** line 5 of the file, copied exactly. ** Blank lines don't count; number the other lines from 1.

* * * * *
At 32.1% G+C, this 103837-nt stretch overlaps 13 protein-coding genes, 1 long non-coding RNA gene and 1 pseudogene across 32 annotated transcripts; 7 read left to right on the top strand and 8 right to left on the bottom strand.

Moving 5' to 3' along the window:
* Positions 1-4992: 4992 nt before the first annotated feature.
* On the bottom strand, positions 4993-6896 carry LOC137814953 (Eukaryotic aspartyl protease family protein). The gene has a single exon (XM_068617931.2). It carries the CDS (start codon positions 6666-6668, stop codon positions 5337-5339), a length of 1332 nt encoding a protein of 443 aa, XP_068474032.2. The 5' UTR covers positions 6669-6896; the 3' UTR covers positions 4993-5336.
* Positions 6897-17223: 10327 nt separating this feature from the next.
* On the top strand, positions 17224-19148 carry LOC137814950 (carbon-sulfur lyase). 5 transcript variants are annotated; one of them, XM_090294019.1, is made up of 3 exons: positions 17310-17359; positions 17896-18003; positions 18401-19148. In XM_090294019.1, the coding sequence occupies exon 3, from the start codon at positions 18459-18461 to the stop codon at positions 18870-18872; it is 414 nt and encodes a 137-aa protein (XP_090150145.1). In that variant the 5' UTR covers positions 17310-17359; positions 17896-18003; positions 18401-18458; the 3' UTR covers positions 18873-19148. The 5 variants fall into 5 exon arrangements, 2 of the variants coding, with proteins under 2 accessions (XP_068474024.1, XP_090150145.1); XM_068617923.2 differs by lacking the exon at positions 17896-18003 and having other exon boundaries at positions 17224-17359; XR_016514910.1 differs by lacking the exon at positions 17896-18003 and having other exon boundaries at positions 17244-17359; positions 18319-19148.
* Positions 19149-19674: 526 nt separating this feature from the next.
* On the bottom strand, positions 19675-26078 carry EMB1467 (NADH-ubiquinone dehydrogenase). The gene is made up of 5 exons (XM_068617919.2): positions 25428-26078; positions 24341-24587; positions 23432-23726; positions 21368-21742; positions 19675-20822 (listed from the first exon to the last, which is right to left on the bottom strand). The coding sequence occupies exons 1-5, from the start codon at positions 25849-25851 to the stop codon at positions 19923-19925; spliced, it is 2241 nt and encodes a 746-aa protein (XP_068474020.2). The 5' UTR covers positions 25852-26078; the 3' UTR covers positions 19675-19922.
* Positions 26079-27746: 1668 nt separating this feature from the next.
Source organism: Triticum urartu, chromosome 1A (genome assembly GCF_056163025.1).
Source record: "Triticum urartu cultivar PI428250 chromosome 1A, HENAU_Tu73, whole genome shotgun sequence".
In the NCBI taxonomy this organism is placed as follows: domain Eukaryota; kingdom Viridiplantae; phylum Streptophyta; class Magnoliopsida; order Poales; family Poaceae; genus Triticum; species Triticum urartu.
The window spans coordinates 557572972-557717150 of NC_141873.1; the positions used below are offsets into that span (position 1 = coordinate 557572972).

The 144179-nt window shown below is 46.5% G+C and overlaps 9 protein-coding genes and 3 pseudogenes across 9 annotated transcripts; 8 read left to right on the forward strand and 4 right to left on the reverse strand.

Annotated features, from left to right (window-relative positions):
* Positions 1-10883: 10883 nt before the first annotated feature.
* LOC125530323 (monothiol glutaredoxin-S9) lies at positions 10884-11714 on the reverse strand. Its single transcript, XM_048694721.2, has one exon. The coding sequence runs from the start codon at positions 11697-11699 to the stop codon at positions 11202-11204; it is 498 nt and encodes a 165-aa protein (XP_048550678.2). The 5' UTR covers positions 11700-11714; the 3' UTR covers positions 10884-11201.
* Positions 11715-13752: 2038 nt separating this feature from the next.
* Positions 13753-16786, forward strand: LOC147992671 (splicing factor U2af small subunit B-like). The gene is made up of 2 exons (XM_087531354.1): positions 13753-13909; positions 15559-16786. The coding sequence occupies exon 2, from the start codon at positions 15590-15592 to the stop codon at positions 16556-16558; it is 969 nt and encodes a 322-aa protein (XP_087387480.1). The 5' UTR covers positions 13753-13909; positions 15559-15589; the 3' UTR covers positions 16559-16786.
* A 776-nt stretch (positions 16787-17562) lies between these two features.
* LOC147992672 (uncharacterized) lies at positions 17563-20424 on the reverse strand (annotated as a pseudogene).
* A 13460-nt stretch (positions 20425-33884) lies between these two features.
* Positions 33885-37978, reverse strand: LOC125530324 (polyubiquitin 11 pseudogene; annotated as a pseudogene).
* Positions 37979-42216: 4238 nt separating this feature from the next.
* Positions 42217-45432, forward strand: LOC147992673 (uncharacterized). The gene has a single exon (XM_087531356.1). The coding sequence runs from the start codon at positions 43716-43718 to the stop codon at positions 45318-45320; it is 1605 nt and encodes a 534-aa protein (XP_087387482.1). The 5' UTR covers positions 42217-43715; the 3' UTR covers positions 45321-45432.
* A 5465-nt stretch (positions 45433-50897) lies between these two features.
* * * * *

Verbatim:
* Positions 6897-17223: 10327 nt separating this feature from the next.